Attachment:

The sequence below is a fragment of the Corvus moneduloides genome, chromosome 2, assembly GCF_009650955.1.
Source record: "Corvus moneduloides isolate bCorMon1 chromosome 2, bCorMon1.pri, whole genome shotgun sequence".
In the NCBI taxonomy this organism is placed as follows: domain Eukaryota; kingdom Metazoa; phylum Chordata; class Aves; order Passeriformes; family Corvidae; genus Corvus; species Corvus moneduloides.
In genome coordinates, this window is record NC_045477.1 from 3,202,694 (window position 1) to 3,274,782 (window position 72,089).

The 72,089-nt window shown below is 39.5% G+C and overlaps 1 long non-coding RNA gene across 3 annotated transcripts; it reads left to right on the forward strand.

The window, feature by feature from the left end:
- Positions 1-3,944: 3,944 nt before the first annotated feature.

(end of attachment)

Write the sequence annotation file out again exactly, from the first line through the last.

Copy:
The sequence below is a fragment of the Corvus moneduloides genome, chromosome 2, assembly GCF_009650955.1.
Source record: "Corvus moneduloides isolate bCorMon1 chromosome 2, bCorMon1.pri, whole genome shotgun sequence".
In the NCBI taxonomy this organism is placed as follows: domain Eukaryota; kingdom Metazoa; phylum Chordata; class Aves; order Passeriformes; family Corvidae; genus Corvus; species Corvus moneduloides.
In genome coordinates, this window is record NC_045477.1 from 3,202,694 (window position 1) to 3,274,782 (window position 72,089).

The 72,089-nt window shown below is 39.5% G+C and overlaps 1 long non-coding RNA gene across 3 annotated transcripts; it reads left to right on the forward strand.

The window, feature by feature from the left end:
- Positions 1-3,944: 3,944 nt before the first annotated feature.